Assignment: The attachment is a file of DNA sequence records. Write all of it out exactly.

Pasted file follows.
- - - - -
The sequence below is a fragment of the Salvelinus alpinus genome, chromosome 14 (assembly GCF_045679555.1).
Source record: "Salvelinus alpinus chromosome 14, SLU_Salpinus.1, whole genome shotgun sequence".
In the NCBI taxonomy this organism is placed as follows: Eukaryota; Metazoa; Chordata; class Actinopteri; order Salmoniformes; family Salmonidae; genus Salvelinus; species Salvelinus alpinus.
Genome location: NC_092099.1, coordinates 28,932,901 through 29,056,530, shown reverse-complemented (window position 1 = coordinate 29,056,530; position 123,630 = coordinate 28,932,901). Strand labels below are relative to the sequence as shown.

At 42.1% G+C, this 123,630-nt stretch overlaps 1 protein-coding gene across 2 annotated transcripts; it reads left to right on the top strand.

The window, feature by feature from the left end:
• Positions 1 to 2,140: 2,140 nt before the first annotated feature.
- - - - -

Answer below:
The sequence below is a fragment of the Salvelinus alpinus genome, chromosome 14 (assembly GCF_045679555.1).
Source record: "Salvelinus alpinus chromosome 14, SLU_Salpinus.1, whole genome shotgun sequence".
In the NCBI taxonomy this organism is placed as follows: Eukaryota; Metazoa; Chordata; class Actinopteri; order Salmoniformes; family Salmonidae; genus Salvelinus; species Salvelinus alpinus.
Genome location: NC_092099.1, coordinates 28,932,901 through 29,056,530, shown reverse-complemented (window position 1 = coordinate 29,056,530; position 123,630 = coordinate 28,932,901). Strand labels below are relative to the sequence as shown.

At 42.1% G+C, this 123,630-nt stretch overlaps 1 protein-coding gene across 2 annotated transcripts; it reads left to right on the top strand.

The window, feature by feature from the left end:
• Positions 1 to 2,140: 2,140 nt before the first annotated feature.